For the last few years, Bali have become the favorite destination in south-east asia for young travelers, surfers and inspiring hippies. So when my mom decided to come and visit me on the other side of the world, I figured it would be the perfect occasion to see what was all the fuss about Bali. After a lot of research and debating, we finally decided to rent a house in Ubud and to visit the rest of the island from there. We had been told that Ubud was a chilled town in the middle of the jungle, taken away by vegan and yogies, which seemed to suit us perfectly as we wanted to relax and have stress free vacation. Well, let's just say Ubud really surprised us.
The minute I landed in Ngurah Rai airport, Bali's international airport, I knew without any doubt I had arrive in Asia. The traffic on the roads was simply chaos, scooters coming out of everywhere and perpetual honking sounds. Balinese art also caught my attention right away. The most practiced religion in Bali being Hinduism, there's temples everywhere and they are probably the most important demonstration of the finest and precisison in balinese art. Obviously, the streets were pretty dirty and half of the houses look like they were about to crash, but I guess that was just the asian charm. On the way to Ubud, we were pretty happy to escape the craziness of Denpasar, but we found out soon enough that Ubud's traffic was far from better. We found ourselves pretty relieve when we arrive to our little house. Tucked away at the end of a a small street, we could barely hear the hassle of the city from there. Our house was lovely and our host made us feel at home right away , we couldn't have ask for more.
On our first day in Ubud, we went to visit the Sacred monkey forest and walked around town. I swear a minute wouldn't passed without someone offering either their taxi or massage services. I was kind of annoyed by it at first, but Indonesian people are not agressive or insistant, so it only took a little time to get used to it. When we finally made it to the monkey forest, we were first fooled by the cute little faces of the monkeys. It's only after a while that we realized that they were only being all cute to distract us while another one was trying to steal our phone or wallet. I must say that to this day, I still maintain a love/hate relationship with those monkeys.
On our second day, we were pretty excited to visit Ubud's ricefield. We started walking, looking for the Campuhan ridge trail, but we never made it there. Instead, we got lost on a little country road outside of Ubud and, for the first time since we arrive, we saw the real Ubud: jungle vibes and endless ricefields. Sometimes, all it takes is to get out of the beaten track and get lost a little. We, then, spent the rest of our day exploring the south of the island and places such as Uluwatu temple, Blue point and Padang-Padang beach. We also stopped to visit a coffee and tea plantation which is something I definitely recommend to anyone visiting Bali. Finally, our amazing host Wayan came to see us in the evening and taught us how to cook a delicious Balinese chicken curry with some spicy fried tempeh. Learning how to cook the local food and discovering new ingredient is definitely one of my favorite thing about traveling. It just says so much about the culture and the country and it'll surely impress the fam and friends when you'll get back home and cook dinner.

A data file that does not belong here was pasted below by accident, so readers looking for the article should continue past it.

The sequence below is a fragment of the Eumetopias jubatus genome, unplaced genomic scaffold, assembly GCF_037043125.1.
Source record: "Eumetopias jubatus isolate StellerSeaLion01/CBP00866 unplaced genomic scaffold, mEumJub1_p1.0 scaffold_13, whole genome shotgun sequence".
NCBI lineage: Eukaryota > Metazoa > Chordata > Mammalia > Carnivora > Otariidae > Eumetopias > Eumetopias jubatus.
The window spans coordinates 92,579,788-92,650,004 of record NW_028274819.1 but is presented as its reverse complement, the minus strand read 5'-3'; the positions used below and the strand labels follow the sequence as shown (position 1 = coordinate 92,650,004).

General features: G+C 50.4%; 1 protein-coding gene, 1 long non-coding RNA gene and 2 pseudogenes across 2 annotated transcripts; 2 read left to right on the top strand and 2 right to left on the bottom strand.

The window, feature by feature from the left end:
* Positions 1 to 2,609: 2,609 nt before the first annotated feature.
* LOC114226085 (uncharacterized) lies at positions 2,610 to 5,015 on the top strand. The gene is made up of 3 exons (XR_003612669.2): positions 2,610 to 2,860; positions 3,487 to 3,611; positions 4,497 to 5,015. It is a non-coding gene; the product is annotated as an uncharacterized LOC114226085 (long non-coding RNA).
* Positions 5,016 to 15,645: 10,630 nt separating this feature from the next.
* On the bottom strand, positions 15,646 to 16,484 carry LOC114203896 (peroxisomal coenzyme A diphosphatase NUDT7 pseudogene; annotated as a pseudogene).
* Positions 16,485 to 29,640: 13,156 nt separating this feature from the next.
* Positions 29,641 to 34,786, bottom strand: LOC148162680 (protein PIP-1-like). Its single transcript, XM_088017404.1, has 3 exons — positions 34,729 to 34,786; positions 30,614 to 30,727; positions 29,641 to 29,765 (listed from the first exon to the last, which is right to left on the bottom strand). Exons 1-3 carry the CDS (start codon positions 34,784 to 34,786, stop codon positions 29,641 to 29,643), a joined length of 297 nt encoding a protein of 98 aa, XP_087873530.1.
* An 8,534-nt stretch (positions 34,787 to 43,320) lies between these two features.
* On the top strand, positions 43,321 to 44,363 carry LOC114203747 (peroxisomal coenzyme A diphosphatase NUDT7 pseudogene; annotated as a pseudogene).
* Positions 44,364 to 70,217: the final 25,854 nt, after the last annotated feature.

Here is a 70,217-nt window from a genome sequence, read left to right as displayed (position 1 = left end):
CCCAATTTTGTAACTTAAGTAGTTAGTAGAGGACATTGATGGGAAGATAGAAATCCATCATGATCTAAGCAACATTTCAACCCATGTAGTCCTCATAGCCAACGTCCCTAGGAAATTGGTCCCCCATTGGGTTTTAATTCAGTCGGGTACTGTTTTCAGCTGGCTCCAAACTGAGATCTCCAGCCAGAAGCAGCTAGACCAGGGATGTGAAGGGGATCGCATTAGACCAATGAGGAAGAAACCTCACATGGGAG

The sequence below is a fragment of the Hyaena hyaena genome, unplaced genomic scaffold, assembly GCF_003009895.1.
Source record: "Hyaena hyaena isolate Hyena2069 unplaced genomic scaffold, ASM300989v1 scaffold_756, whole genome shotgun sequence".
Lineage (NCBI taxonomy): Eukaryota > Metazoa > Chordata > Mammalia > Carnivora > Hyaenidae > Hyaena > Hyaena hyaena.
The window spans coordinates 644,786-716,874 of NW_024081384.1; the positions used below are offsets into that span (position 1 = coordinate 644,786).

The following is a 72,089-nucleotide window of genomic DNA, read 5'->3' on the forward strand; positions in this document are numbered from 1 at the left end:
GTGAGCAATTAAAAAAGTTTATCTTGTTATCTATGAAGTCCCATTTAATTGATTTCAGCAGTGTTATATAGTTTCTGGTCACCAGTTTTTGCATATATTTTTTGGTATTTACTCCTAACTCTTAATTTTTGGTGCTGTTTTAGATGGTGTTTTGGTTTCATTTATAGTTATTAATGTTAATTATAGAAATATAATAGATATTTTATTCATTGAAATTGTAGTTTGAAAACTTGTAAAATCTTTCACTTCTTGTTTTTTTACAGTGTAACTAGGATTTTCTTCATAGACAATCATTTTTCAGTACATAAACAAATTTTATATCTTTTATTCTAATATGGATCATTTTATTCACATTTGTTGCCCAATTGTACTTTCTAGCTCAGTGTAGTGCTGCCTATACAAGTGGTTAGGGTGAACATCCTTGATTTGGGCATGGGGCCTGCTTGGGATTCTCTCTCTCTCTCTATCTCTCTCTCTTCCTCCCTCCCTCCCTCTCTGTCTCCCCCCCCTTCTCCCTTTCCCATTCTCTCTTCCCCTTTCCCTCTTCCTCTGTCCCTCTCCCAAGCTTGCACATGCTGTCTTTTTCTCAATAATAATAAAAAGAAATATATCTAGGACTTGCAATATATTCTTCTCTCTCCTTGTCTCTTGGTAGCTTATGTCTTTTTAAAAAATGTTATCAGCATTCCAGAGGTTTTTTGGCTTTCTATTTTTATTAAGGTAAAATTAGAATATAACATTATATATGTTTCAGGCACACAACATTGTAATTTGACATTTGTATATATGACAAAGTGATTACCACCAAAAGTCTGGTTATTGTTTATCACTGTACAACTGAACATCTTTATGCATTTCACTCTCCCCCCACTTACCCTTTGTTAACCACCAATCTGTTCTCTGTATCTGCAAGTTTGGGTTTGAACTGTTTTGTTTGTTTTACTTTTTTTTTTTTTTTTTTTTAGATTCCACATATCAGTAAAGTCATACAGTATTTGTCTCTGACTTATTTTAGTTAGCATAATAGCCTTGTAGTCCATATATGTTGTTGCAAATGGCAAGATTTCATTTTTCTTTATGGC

On our third day, we were craving a sunbathing sesh, so we headed east of Ubud to Padangbai, a little coastal town of Bali. A thing you should know about Indonesian beaches is that if you want to reach one of them, most of the time, you will have to work for it or, in other words, go down a hundred sketchy and poorly builded stairs. The good news is that, normally, the more stairs there is to get there, the more beautiful and untouched will be the beach. On that day,we made it to two beaches : Blue lagoon and White sand beach. Blue lagoon was by far my favorite as it wasn't too busy and the marine life was simply incredible. Only a couple of meters of the shore, you could snorkel and see hundreds of colourful fish swimming around.